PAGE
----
Finance Federal Budget Budget 2017: Scott Morrison’s emotional case to fund the NDIS

Budget 2017: Scott Morrison’s emotional case to fund the NDIS

scott morrison
Treasurer Scott Morrison spoke about his brother-in-law Gary, right, in a speech on Wednesday. Photo: AAP
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Stepping away from the pie charts, the line graphs and the impenetrable language that is often used to explain the nation’s finances, Treasurer Scott Morrison instead opted on Wednesday for anecdote as he told Australians of the need to raise taxes.

Preparing to launch into a story about his brother-in-law, Gary Warren, he warned the audience he might get emotional.

“Forgive me as I try to get through this,” he told the National Press Club.

As the government pursues a tax hike to fully fund the National Disability Insurance Scheme, Mr Morrison spoke about Gary, a fireman, who lives with multiple sclerosis.

“He was a very physical guy, Gary, I remember. Going on hikes, canyoning. I wasn’t doing that, but he was,” the Treasurer said.

“He had a very physical job. It was a very physically demanding job. But in 1999, Gary was diagnosed with progressive MS.”

“[It was] the aggressive form of MS. He knew it at the time.”

The diagnosis came when Gary’s oldest son was just eight, the Treasurer said.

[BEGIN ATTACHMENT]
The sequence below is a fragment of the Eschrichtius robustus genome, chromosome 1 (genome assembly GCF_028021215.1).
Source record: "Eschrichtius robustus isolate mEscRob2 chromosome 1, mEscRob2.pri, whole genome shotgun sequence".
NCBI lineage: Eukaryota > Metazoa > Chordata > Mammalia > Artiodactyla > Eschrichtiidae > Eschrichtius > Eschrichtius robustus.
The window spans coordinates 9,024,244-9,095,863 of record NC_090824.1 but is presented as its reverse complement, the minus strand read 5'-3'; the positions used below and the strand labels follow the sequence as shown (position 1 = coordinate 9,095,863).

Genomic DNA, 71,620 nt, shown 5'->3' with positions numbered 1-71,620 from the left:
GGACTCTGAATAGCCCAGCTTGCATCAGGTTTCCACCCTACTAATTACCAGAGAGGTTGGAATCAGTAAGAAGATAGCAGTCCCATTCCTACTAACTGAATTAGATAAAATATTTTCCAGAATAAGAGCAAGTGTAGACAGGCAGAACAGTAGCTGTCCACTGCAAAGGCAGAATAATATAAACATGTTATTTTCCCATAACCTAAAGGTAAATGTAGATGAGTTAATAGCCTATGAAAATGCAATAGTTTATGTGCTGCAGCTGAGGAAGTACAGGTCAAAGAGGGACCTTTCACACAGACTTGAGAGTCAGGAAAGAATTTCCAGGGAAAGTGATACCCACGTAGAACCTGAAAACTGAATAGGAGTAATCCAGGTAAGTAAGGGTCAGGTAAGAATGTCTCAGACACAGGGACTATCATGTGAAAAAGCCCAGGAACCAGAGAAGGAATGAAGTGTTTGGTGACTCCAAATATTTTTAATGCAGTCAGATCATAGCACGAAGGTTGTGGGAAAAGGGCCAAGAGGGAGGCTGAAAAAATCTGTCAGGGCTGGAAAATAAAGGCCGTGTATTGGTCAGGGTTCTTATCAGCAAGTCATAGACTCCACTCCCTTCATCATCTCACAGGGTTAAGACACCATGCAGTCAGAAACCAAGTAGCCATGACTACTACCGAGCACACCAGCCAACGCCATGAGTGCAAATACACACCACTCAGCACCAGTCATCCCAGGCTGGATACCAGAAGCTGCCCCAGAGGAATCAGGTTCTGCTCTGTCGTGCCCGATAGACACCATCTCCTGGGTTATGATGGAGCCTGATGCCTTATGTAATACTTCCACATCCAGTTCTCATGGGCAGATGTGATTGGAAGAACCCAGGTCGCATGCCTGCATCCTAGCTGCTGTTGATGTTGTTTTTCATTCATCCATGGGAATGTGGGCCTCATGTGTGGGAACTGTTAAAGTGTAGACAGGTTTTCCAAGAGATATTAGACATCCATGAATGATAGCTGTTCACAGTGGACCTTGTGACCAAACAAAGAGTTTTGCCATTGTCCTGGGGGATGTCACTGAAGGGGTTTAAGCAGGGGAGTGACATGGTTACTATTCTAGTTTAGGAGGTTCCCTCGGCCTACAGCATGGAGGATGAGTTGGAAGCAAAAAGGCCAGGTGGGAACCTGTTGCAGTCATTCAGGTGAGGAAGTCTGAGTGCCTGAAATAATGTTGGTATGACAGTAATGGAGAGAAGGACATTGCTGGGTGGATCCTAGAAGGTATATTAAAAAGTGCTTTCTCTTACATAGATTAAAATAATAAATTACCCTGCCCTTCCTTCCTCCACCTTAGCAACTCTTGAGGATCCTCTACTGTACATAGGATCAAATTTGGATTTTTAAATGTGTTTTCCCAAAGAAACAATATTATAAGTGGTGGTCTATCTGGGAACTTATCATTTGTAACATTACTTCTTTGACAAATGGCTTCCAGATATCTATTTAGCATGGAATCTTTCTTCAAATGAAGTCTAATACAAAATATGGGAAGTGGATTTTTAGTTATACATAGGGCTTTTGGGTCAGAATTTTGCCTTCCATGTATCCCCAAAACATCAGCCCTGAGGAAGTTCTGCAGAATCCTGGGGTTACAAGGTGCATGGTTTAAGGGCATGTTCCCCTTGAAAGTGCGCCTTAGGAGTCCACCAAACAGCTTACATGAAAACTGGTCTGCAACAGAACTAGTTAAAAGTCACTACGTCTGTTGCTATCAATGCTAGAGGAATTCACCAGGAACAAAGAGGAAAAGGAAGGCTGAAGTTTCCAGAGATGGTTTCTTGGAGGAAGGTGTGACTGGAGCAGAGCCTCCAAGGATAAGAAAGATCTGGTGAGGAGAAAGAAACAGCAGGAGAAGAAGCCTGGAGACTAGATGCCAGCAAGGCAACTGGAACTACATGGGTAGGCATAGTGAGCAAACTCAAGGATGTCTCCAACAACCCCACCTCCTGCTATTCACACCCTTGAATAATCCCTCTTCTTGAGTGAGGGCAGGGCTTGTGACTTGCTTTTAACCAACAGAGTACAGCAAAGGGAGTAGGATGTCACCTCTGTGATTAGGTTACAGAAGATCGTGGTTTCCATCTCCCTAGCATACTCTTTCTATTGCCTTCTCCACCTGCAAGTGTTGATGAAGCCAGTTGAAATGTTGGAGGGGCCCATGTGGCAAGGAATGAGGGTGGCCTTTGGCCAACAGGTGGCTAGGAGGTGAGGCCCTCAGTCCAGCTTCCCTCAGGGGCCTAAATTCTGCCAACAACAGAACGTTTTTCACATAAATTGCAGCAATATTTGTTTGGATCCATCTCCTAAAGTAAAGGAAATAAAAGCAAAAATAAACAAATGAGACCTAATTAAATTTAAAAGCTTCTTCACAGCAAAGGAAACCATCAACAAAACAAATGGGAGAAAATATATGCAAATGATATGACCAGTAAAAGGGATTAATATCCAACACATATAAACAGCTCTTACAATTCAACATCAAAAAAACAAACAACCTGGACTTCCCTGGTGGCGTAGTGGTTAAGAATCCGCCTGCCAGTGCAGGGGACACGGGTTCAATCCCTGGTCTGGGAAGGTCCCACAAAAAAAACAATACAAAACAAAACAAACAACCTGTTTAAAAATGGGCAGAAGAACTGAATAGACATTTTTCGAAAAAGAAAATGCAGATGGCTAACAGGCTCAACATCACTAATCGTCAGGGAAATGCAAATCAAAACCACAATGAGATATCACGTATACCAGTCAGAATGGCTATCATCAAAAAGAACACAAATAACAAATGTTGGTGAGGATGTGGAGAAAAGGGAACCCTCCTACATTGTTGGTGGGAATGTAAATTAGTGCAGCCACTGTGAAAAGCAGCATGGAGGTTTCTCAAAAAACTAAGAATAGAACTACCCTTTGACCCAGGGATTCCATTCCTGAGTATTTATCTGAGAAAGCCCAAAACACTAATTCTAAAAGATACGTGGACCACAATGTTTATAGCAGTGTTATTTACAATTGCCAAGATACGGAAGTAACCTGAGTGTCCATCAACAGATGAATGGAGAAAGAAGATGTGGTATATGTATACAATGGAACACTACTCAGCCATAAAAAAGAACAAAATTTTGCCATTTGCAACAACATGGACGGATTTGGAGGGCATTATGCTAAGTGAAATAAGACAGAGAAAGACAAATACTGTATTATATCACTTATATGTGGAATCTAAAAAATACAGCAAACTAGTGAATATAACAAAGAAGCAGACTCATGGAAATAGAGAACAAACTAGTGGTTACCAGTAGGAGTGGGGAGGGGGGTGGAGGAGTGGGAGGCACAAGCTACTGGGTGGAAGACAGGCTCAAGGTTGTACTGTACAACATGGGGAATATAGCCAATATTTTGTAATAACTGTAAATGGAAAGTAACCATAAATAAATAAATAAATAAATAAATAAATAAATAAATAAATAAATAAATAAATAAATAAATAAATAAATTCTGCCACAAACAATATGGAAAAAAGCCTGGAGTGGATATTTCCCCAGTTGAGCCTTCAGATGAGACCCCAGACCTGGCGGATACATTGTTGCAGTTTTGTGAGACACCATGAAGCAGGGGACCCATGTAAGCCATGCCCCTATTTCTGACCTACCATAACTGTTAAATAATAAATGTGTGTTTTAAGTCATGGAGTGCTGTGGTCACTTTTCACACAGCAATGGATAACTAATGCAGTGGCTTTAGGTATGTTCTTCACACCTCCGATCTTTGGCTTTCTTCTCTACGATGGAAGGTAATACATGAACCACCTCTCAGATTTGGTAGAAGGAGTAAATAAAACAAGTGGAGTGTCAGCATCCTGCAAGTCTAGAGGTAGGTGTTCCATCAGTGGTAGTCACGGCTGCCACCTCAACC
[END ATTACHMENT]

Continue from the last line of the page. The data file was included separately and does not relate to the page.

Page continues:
He explained how Gary had kept working after his diagnosis, first in different roles at the fire station, before he moved to call centres when he began to struggle with mobility.

Even then, he would take public transport to his new jobs at various call centres.

“But Gary told me just how helpful his fellow commuters, fellow Australians were. People, he’s told me, are enormously generous, not just happy to help, but keen to help,” Mr Morrison said.

He recalled Gary telling him: “It’s not flash being disabled – it’s not flash.”

“But if there’s anything good about it,’ he said, ‘it’s that you’re disabled in Australia.’ That’s an incredibly generous statement about the big heart of Australians. He and I both know they have big hearts.”

Gary, who is wheelchair-bound and was in the audience on Wednesday, was an example of why the Treasurer was asking “Australians to chip in” for what he called a “compassionate cause”.

“That’s what this is about. That story,” he said.

The government revealed on Tuesday that Australian workers would be hit with a 0.5 per cent increase in the Medicare levy – to 2.5 per cent – with the $8 billion raised to meet a funding gap in the insurance scheme.

Under the government’s plan, the Medicare levy would increase in 2019, a tax increase that would affect all but the very poorest Australians.

Labor, which introduced the National Disability Insurance Scheme and disputes that it’s not fully funded, is yet to say whether it will support the increase.

Opposition Leader Bill Shorten is expected to reveal Labor’s position in his budget reply speech on Thursday night.

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